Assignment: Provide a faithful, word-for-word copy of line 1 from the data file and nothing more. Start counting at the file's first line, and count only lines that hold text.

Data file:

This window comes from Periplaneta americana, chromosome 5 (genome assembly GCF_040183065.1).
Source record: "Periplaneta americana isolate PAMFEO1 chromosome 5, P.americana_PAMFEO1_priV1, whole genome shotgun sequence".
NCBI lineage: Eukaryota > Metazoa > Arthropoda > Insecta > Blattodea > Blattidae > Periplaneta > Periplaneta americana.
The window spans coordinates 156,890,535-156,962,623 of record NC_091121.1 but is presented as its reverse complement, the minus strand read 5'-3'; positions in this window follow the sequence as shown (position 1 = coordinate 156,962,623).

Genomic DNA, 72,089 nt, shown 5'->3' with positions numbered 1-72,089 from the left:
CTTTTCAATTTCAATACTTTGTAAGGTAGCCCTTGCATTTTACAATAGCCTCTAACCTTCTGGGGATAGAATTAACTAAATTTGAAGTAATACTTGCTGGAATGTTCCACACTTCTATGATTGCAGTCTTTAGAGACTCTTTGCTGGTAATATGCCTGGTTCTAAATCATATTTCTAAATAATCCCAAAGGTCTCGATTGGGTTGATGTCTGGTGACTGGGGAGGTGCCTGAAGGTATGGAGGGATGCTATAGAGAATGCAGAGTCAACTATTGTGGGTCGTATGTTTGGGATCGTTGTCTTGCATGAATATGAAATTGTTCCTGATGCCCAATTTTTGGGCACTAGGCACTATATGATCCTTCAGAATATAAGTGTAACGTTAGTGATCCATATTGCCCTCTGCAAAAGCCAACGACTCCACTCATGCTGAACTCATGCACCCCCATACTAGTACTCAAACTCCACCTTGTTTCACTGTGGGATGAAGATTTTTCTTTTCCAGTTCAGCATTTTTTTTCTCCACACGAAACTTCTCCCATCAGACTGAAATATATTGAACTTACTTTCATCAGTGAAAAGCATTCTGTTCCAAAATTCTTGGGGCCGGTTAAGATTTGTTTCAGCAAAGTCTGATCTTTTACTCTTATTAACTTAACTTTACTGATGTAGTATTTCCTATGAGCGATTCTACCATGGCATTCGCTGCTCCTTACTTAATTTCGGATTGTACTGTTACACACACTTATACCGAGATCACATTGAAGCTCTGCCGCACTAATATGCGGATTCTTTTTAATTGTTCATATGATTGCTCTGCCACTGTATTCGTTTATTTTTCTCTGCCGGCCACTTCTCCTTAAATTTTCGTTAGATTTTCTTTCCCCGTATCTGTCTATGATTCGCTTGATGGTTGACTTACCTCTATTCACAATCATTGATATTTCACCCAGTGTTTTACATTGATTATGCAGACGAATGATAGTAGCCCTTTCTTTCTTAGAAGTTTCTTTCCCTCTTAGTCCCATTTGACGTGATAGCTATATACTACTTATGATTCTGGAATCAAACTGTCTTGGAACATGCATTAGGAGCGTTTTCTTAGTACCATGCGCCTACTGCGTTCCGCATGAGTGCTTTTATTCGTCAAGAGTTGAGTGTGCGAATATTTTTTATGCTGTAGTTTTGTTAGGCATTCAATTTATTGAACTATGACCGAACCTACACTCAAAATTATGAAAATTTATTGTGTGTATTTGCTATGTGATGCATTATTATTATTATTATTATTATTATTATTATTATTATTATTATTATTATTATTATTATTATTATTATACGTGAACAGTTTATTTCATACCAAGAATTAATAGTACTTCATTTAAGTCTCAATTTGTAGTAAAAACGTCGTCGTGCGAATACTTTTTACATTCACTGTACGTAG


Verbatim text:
This window comes from Periplaneta americana, chromosome 5 (genome assembly GCF_040183065.1).